The research available so far on how well the vaccines prevent transmission is preliminary but promising. “We feel confident that there’s a reduction,” said Natalie Dean, a biostatistician at the University of Florida. “We don’t know the exact magnitude, but it’s not 100 percent.”
Still, even an 80 percent drop in transmissibility might be enough for immunized people to toss their masks, experts said — especially once a majority of the population is inoculated, and as rates of cases, hospitalizations and deaths plummet.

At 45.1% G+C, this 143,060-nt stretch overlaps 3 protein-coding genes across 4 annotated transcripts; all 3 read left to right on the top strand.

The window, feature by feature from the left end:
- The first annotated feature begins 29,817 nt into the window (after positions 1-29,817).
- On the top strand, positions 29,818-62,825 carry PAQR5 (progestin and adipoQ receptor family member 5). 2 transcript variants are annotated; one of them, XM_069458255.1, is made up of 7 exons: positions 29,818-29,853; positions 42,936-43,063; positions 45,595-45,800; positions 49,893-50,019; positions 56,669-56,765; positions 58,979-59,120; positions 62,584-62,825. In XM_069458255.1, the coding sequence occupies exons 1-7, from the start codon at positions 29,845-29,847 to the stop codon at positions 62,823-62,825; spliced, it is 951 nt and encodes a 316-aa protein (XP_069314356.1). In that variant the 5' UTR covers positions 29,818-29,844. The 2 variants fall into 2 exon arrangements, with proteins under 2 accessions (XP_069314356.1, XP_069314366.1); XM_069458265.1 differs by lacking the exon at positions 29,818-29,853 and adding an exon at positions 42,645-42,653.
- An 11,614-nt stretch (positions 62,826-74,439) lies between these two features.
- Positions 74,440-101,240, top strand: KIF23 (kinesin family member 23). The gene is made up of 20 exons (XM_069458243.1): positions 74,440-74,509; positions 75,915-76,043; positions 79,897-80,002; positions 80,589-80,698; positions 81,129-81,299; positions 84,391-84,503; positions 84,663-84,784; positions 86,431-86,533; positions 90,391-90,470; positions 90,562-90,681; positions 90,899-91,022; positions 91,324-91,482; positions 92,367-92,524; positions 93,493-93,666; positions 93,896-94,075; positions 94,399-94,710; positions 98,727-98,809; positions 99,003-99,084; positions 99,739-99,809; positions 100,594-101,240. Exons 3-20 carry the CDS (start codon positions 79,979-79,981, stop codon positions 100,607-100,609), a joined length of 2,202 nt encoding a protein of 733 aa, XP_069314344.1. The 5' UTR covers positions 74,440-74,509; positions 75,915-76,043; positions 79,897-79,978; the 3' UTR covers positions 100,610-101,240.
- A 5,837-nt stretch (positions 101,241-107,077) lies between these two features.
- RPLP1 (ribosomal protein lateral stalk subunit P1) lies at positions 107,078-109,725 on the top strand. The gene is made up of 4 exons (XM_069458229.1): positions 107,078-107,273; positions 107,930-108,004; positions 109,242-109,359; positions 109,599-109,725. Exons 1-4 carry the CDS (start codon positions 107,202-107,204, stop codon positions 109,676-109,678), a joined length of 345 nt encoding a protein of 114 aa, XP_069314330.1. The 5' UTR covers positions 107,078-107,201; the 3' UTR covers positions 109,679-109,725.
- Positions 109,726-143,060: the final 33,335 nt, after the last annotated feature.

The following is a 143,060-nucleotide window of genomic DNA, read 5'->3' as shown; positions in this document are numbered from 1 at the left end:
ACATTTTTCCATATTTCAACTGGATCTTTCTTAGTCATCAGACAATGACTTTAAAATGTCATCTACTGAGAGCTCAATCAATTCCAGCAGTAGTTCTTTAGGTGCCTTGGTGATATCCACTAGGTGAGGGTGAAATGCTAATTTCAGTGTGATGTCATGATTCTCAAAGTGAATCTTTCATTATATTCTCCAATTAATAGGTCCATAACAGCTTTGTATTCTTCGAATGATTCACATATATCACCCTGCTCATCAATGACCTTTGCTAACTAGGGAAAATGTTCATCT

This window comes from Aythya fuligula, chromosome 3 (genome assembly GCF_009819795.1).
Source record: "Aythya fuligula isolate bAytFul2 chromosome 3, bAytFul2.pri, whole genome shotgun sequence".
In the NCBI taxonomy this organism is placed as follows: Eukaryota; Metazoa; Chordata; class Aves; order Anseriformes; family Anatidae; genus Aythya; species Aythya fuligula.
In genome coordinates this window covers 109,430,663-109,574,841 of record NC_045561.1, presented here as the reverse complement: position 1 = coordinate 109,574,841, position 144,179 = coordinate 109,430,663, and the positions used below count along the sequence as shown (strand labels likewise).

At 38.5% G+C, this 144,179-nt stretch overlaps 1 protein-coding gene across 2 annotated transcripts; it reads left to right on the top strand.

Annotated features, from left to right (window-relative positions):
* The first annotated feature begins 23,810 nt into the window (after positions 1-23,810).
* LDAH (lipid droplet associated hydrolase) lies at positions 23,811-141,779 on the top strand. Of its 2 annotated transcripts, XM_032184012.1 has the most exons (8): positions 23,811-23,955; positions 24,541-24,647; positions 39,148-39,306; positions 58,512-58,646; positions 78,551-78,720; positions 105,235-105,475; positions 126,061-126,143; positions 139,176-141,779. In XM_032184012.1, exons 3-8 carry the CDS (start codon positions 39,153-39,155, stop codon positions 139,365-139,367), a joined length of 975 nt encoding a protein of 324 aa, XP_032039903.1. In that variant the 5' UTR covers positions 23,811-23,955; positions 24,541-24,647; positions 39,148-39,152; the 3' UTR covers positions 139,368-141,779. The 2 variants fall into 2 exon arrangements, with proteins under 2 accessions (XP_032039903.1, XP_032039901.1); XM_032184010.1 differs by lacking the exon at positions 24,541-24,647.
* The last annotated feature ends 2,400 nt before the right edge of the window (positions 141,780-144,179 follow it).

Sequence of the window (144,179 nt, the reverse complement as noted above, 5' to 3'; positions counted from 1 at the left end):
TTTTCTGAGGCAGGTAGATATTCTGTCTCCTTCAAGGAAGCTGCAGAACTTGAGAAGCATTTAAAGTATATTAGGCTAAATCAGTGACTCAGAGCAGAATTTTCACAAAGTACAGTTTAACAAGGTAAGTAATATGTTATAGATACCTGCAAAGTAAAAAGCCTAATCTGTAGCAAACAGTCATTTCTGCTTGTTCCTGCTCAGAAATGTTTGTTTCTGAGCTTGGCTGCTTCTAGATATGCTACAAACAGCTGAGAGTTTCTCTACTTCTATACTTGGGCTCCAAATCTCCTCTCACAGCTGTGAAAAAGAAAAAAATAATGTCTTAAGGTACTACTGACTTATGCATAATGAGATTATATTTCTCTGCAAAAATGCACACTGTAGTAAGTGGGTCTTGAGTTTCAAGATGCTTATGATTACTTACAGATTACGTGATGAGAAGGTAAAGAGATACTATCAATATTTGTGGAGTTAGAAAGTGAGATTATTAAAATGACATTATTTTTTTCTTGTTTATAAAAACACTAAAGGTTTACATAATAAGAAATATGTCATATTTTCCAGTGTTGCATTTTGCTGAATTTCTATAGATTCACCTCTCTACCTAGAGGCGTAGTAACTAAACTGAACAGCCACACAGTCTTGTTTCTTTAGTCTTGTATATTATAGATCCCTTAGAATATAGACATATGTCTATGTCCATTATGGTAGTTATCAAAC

But most Americans are still unvaccinated, and more than 1,500 people are dying every day. So given the uncertainty around transmission, even people who are immunized must continue to protect others by wearing masks, experts said.
“They should wear masks until we actually prove that vaccines prevent transmission,” said Dr. Anthony S. Fauci, director of the National Institute for Allergy and Infectious Diseases.